If that weren’t enough for us stubborn human beings – stubborn even in believing God’s grace served up to us – he not only declares in his Word that you are forgiven and righteous, he not only washes you clean and saves you through baptism, but he also renews that covenant with you again and again and again in the sacrament of the altar. The Lord’s Supper is not a new sacrifice. It’s not a repeated sacrifice. But it connects you again and again to the covenant of Christ’s sacrifice and the glory that does not fade. Because although the glory of Christ’s redemption never fades, it often fades from our minds. So, Christ reminds us again and again, serves forgiveness to us anew, again and again in bread and wine, body and blood, drumming it into your heart and mind and life, “It is finished.” “You are forgiven.” “You are transformed.” “Your glory in Christ will never fade.”

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Learn to Forgive (February 24, 2019)

February 28, 2019
Benjamin Ehlers

Learn to Forgive

Genesis 45:3-8, 15

You’ve probably heard of Joseph. Not Joseph of Nazareth, husband of Mary, belonging to the house and line of David. But Joseph, owner of colorful robe. Joseph, dreamer of dreams and interpreter of dreams. Joseph, second youngest of 12 sons. We are perhaps familiar with some of these details, but how familiar are we with the whole story – where things all started, where they ended up, and what all happened in between? It’s an important story. One that impacts you directly. It’s also a story that you could probably put yourself right into at one time in your life or another. Joseph was one who experienced all-time highs, and all-time lows. And handled it with such grace that couldn’t be attributed to his own character alone.

As Joseph, the second youngest of 12 brothers, you might think that you would simply be lost in the shuffle. Afterall, you weren’t the oldest son. That’s Reuben. You weren’t the baby of the family. That’s Benjamin. You were one of 10 middle children. At least 10. The Bible doesn’t really mention the daughters. But despite how things normally worked, you were your father’s favorite. Now that might sound like a good thing, but in reality, it wasn’t. Yes, things were very good between you and your father. He even made you an ornate robe of many colors. But out in the pastures, with your 10 older brothers, you got nothing but envious glares and jealous actions. In fact, when they saw you coming in the distance, they planned to kill you and say you were eaten by a wild animal. Thankfully, your oldest brother had a heart in that moment and convinced the others not to kill you, but to throw you into a cistern, a well.

So, there you are. Sitting in a dry cistern, looking up at the sky walled off by earth. You could probably hear your brothers making fun of you and plotting further harm as they ate lunch not too far off. Then ropes are lowered. You allow a hesitant wave of relief to wash over you as you hope they’ve all had a change of heart. Instead, when you finally make it out of the pit, you are greeted by a trade caravan. Your hands are bound with those same ropes that meant freedom just a moment ago. And you see your brother Judah counting the silver he had just been given for you. You were dragged to far off land and sold to a man named Potiphar. Yet even when things started to look up and you found yourself in charge of all of Potiphar’s household, suddenly you hit rock bottom once again. Falsely accused of trying to mistreat your master’s wife – when really it was the other way around. You were imprisoned in a dark dungeon and forgotten.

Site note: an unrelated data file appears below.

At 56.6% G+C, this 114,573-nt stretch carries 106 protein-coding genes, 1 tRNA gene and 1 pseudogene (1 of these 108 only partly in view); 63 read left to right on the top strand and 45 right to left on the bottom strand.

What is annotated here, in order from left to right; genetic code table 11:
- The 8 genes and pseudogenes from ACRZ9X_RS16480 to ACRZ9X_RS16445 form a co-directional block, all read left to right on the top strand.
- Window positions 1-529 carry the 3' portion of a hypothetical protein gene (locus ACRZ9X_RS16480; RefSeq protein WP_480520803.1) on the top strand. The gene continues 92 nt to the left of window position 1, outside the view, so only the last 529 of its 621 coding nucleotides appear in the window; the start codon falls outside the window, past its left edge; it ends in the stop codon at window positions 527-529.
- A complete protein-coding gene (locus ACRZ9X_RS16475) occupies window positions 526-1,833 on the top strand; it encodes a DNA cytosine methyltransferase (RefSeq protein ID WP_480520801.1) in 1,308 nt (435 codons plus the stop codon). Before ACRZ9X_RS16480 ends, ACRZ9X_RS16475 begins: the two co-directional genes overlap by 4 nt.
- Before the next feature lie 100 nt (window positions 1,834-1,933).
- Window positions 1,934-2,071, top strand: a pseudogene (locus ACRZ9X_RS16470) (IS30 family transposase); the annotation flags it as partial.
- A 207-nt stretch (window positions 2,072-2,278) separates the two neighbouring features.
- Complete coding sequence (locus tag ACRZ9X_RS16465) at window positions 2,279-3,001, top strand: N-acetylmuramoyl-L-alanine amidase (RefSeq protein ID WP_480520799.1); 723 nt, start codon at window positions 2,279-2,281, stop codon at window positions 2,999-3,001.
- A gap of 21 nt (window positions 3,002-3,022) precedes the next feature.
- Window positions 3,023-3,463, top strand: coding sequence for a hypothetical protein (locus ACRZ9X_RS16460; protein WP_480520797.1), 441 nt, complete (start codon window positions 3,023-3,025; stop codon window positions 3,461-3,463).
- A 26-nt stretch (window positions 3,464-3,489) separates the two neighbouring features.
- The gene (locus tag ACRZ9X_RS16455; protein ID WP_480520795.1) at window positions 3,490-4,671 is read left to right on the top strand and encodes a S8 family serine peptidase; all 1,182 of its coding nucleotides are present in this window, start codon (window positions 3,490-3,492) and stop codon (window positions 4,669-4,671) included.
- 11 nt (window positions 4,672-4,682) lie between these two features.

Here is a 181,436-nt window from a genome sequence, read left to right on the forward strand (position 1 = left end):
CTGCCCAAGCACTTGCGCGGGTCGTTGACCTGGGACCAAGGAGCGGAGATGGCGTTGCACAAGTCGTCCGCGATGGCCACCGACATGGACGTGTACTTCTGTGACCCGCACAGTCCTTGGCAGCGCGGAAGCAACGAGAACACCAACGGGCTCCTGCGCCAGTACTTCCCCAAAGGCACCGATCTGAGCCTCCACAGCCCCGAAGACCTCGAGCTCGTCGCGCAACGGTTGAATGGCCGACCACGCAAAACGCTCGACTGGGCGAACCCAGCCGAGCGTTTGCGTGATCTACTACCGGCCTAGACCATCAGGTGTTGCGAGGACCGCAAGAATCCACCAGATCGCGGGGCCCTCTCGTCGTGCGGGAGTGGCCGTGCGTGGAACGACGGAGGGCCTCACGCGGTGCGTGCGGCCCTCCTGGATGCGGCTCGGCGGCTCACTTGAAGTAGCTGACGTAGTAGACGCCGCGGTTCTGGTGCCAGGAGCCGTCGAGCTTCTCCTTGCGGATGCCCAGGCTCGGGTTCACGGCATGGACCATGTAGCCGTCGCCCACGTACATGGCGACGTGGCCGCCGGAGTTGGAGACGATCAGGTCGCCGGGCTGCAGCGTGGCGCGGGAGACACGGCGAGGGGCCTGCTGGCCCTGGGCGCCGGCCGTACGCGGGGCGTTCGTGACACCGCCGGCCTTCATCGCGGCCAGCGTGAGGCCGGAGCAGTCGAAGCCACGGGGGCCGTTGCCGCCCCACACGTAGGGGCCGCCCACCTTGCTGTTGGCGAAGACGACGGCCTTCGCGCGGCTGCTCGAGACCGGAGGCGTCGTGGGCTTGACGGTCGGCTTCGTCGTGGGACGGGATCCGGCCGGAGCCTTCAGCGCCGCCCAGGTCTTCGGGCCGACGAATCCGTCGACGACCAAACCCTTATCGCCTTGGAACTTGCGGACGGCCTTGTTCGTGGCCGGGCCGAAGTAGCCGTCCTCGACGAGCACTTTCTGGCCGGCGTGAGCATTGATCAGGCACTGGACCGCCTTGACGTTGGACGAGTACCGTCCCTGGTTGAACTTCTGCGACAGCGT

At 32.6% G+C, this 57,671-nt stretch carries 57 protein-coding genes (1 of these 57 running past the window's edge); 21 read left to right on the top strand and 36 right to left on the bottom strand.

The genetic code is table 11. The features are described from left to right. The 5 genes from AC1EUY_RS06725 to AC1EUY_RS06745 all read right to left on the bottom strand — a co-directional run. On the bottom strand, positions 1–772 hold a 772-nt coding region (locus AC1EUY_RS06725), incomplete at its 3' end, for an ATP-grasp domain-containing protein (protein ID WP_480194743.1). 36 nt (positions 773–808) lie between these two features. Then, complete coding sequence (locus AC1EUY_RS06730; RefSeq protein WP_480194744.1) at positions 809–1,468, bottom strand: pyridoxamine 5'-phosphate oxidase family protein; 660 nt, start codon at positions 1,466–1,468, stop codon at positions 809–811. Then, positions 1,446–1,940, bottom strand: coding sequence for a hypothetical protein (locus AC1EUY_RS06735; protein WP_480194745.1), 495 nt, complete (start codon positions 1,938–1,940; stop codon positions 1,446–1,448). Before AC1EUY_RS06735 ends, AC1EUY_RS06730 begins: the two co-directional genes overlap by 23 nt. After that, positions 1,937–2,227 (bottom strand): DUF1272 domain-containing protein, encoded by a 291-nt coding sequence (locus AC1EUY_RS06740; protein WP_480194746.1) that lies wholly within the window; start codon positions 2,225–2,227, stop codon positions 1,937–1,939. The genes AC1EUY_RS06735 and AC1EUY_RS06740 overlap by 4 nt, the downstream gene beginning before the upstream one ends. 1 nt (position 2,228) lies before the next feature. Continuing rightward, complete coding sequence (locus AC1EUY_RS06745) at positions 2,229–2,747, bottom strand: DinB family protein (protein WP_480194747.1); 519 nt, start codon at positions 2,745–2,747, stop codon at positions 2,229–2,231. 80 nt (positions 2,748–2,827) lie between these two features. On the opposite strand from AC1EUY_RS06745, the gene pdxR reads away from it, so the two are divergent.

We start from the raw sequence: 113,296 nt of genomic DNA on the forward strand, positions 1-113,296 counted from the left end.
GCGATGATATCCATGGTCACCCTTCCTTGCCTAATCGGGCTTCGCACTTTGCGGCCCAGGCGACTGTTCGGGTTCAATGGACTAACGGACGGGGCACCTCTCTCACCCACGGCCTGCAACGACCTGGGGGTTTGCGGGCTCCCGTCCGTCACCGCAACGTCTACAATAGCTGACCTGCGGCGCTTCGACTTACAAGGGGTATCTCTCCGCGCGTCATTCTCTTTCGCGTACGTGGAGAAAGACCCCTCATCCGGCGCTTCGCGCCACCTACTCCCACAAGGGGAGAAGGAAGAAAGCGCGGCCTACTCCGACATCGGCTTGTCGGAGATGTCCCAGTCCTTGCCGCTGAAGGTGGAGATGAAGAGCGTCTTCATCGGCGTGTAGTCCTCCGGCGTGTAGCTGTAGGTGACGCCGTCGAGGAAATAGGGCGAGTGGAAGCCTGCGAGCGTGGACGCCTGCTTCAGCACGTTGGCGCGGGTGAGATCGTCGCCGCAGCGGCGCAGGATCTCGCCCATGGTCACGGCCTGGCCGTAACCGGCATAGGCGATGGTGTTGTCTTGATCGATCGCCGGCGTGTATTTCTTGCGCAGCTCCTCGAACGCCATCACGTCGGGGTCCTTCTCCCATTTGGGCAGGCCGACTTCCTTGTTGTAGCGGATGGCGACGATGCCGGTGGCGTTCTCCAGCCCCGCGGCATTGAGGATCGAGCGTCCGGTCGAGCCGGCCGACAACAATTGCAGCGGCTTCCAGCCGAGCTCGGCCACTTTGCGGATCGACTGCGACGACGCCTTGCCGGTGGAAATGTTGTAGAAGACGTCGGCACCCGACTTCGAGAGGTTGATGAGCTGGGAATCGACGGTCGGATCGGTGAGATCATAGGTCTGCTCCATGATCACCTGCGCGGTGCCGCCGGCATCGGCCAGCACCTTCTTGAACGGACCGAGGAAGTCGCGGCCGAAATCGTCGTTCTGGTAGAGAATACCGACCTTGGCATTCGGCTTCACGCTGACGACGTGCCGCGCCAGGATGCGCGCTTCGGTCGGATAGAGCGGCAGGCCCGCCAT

Finally, through a miraculous turn of events, you are brought straight from the dungeon to pharaoh himself to interpret strange dreams that had been keeping him up at night. And when God revealed to you that these dreams meant 7 years of plenty followed by 7 years of famine, and you told Pharaoh the interpretation, you were put in charge of the whole land of Egypt. Only with respect to the throne was Pharaoh greater than him. Talk about a rags to riches story in the blink of an eye! And finally, after the 7 years of plenty, when the years of famine had just begun, you finally received the icing on the cake! Your brothers… standing before you… bowing down to you hoping to buy grain.

It had probably been 20 years since that fateful day your brothers threw you into a cistern and set into motion a long series of terrible events! And now, here you stand, there they bow. You having everything they need, and they don’t even recognize you! What are you going to do? What would you have done in that moment? What have you been plotting and planning for 20 long years for them?

Joseph forgave! He could have had an angry argument with his brothers. He could have pinned them to the wall with their guilt and sin. He could have thrown them into prison. He could have resurrected his old God-given dreams of ruling over his family – now fulfilled because of all that has transpired. But instead he forgave! So utterly unconcerned with getting revenge, his first question actually had nothing to do with past history. Rather, he asked about present circumstances. “‘I am Joseph! Is my father still living?’ But his brothers were not able to answer him, because they were terrified at his presence” (Gen 45:3). Even after 20 years or so, their cruel actions still haunted them. It seems as though the brothers assumed Joseph was no longer alive. Now, they are confronted with not only a living Joseph, but a Joseph who has great power and authority over them. And although he had every right – humanly speaking – to enact his revenge, to punish them, he forgave!